Update to clarify combining characters

"Martin J. Dürst" duerst at it.aoyama.ac.jp
Tue Apr 22 12:35:57 CEST 2014

Hello Cary,

On 2014/04/22 17:10, Cary Karp wrote:
> Quoting Eric,
>> ... in Abenaki we use several ASCII character sequences
>> inter-changeably ("ou", "w" and "8") as well as an "u atop o" character
>> defined in one or more extensions to ASCII, which typewritters with
>> half-height settings, and the character "8" have accommodated over the
>> past century, in support of a local (to a zone) semantic, e.g.,
>> equivalency of two labels, e.g., "ou.example" and "8.example" (or
>> "wabanaki.example" and "8abanaki.example" and "ouabanaki.example"),
> Are there similar non-ASCII examples?

The case of simplified vs. traditional Chinese characters has been 
discussed at length (at length even for IDNA) leading up to IDNA 2003. 
There are many other scripts and languages where things like this can 
occur. English as used around the world is one of them; if you want 
color.example, you may want colour.example at the same time.

>> Obviously, what ICANN gTLD registry operators do is governed by contacts
>> between they and ICANN, and what ccTLD registry operators is also
>> governed, in part, by desires for consistency, but below (or outside) of
>> these namespaces with _local_ (not pervasive to all levels of the tree)
>> restrictions  on labels, what resolves is a local question -- local in
>> the sense of both the FQDN, the RRSet associated, and the resolvers to
>> which query(s) are made.
> Does this suggest that there are language communities with need to have
> such intricacy accommodated on lower levels of the gTLD/ccTLD namespace,
> who are willing to forgo the possibility of manifesting their languages
> directly in TLD labels?

In TLDs, it might actually be easier to deal with such a case, because 
they can be dealt with on a one-by-one base. For an actual example, 
please see .中国 and .中國 
(http://www.iana.org/domains/root/db/xn--fiqs8s.html and 
http://www.iana.org/domains/root/db/xn--fiqz9s.html). Of course, it's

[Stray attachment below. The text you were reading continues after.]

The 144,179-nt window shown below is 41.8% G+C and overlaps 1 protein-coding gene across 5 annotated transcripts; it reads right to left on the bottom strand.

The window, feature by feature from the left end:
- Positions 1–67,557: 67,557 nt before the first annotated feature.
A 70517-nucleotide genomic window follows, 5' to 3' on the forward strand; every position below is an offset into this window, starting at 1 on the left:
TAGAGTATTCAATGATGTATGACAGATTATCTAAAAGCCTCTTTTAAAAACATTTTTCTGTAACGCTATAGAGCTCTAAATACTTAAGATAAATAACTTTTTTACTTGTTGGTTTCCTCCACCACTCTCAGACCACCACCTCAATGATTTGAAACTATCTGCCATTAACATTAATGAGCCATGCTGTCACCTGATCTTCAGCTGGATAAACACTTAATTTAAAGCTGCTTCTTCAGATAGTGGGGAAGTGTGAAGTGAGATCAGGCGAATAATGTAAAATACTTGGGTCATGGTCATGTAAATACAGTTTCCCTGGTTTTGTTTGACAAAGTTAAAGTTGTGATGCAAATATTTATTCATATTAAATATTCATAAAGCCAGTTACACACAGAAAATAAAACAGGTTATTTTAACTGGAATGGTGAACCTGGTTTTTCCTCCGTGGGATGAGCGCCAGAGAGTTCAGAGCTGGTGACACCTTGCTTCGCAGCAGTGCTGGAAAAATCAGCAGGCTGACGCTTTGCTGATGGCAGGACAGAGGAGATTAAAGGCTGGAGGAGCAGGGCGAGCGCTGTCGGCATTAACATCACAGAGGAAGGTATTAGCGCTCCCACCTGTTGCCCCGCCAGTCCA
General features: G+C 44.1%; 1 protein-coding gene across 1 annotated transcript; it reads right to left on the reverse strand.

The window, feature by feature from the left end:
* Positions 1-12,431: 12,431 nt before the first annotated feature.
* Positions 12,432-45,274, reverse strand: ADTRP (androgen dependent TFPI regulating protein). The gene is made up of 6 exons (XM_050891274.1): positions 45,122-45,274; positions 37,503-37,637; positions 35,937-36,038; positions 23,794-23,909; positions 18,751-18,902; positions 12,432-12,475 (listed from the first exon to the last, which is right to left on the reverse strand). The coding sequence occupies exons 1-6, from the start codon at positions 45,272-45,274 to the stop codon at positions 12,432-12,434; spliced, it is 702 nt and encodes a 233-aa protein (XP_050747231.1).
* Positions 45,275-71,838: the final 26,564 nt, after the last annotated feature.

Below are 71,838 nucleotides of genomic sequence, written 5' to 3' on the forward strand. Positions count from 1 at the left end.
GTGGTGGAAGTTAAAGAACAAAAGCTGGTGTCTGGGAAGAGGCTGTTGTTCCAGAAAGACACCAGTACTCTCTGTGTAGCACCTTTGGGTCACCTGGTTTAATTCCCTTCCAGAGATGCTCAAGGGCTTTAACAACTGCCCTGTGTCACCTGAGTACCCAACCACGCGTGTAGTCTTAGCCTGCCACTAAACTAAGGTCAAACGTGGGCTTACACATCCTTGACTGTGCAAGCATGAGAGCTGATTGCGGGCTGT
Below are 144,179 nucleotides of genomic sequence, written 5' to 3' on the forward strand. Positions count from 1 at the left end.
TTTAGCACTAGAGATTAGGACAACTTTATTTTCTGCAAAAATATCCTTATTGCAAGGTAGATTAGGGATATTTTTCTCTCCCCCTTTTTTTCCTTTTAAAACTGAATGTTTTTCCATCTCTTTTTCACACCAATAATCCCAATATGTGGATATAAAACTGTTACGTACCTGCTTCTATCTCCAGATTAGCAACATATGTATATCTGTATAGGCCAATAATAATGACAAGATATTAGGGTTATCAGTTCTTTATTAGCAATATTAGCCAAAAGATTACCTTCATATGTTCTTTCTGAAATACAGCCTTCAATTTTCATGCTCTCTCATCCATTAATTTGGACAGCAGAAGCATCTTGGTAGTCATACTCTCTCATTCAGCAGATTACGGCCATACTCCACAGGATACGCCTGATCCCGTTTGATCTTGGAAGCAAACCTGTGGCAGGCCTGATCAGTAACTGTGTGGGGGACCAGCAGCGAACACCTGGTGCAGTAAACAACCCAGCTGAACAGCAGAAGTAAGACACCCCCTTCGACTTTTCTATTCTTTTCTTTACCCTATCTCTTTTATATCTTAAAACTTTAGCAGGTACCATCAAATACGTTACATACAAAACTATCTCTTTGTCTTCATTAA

not easy (in case it is desired) to
keep such equivalents in sync (whatever "in sync" may mean).

> Variation in keyboard practice otherwise appears in many contexts but it
> is difficult to see how this can be weighed into the IDNA protocol. My
> Swedish keyboard has separate keys for the direct entry of the last
> three letters of the Swedish alphabet (å ä ö). These can, however, also
> be typed by using the "dead key" that is necessary for the other
> diacritically marked letters used in written Swedish. That method
> requires the mark to be entered first but it neither displays nor
> spaces. The letter with which it combines is then entered and the
> corresponding pre-composed single-code point character is displayed.
> I had always assumed that the trailing order of combining marks was
> imposed directly by Unicode and that this simply cascaded into IDNA.

True. Keyboard input uses keystrokes (represented internally by 
so-called keycodes), and whether diacritics are entered before or after 
the base letter isn't indicative of what characters end up in the data.

> Can
> that constraint actually be overridden in any situation that would be
> trapped by a new contextual rule in 5892?

No. A diacritic followed by a base character would mean that the 
diacritic is displayed over the previous character. Also, IDNA requires 
NFC, which is many cases (including the Swedish ones) combines the mark 
with the base character.

> (If new rules are going to be
> added, there are a few others that might be suggested. Is that topic now
> open for discussion?)

I don't think so.

Regards,   Martin.

> /Cary
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